The more I think about this, the more furious I get that we have these worthless schools of “education” that don’t even teach teachers to teach.


Frustration with the leftist fools who don’t understand the knowledge problem:

Mr. Bouie insists that he is not simply trying to make an excuse for the president’s revealed incompetence in sundry matters, but of course that is precisely what he and other apologists for the administration are doing. If they were really interested in complexity as such, then they would bring it up on the front end of the policy debate, rather than on the back end.

I’ve seen this happen so many times that every other policy debate looks to me like an ancient rerun of Three’s Company: Do you think there’ll be a comic misunderstanding in this episode, too? It unfolds like this: Politicians on the Barack Obama model promise that they will muster their native intelligence and empirical evidence to bring order to, e.g., the health-care industry, through the judicious application of regulation. People like me tell them that the effects of such regulation are almost certainly going to be other than what was intended, because such markets are too complex to be understandable, predictable, or steerable, even in principle. Even if every bureaucrat who touches health care or the labor market has the brain of an Einstein and the soul of a St. Thomas Becket, it will not turn out the way it is intended. And then, when it doesn’t turn out as intended, Jamelle Bouie et al. protest that the toldya-so chorus “betrays an ignorance of the size and complexity of the federal bureaucracy.”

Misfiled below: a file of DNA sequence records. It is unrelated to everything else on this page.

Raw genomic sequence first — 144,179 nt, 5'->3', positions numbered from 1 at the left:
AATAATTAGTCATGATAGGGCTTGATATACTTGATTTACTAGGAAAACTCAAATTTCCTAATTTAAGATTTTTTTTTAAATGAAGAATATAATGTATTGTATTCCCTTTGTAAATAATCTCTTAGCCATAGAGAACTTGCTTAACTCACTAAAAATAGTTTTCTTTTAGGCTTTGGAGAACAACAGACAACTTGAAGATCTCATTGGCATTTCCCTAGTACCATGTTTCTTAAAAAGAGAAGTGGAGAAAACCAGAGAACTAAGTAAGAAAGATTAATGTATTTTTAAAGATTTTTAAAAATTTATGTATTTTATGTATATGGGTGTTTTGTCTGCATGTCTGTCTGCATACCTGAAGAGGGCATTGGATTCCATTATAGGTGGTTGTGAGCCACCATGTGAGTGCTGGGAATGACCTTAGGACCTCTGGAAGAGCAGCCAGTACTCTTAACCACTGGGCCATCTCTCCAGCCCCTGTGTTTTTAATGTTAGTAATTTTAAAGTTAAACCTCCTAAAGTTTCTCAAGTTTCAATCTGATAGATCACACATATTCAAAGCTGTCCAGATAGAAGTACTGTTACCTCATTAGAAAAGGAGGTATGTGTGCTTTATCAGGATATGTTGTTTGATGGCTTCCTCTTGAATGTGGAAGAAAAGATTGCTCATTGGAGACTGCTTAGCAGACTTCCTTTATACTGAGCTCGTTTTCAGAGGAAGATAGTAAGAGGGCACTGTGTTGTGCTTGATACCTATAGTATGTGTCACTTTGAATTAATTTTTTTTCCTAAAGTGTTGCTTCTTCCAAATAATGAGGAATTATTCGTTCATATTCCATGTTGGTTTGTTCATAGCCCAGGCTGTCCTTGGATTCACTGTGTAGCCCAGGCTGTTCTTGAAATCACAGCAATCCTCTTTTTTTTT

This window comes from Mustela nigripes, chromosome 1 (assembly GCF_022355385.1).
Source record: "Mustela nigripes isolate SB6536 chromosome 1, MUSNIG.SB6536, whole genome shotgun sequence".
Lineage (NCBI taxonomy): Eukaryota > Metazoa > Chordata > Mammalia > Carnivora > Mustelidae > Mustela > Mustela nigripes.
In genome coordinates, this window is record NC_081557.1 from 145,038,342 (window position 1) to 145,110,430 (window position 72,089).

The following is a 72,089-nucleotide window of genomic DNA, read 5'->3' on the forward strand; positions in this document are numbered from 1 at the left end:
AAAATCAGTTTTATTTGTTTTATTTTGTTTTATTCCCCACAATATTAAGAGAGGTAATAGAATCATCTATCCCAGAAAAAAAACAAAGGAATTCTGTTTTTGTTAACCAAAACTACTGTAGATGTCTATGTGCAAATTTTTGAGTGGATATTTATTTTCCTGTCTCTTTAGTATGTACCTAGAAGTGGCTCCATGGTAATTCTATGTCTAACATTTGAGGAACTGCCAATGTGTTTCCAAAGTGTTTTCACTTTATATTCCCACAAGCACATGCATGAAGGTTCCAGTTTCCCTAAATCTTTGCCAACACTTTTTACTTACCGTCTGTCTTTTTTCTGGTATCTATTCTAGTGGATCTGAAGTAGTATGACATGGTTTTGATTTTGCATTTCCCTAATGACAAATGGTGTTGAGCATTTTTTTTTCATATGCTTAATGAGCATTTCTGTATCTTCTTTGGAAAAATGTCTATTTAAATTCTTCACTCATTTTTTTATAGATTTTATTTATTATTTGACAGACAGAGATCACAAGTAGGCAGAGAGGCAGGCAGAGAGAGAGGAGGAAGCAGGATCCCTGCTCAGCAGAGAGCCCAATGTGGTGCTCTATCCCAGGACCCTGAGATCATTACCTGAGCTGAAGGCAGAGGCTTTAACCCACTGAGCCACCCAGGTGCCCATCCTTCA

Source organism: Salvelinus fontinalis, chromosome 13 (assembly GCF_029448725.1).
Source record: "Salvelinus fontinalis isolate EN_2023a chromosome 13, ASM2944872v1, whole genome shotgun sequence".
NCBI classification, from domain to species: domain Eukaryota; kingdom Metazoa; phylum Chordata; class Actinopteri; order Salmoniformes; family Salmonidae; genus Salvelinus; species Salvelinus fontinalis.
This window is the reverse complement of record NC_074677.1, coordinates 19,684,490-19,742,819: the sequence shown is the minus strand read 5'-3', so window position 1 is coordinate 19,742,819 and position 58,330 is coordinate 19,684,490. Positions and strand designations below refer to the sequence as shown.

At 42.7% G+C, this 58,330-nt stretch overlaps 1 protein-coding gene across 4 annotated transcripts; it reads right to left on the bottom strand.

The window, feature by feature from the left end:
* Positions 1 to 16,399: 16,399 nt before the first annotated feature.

And they never even consider the question: If the federal bureaucracy is so vast and complex that its behavior cannot be adequately managed, how is it that the phenomena that the bureaucracies are tasked with managing—orders of magnitude more complex than the bureaucracies themselves—are supposed to be manageable? To consider the question with any intellectual rigor is to accept real, meaningful, epistemic limits on what government can do.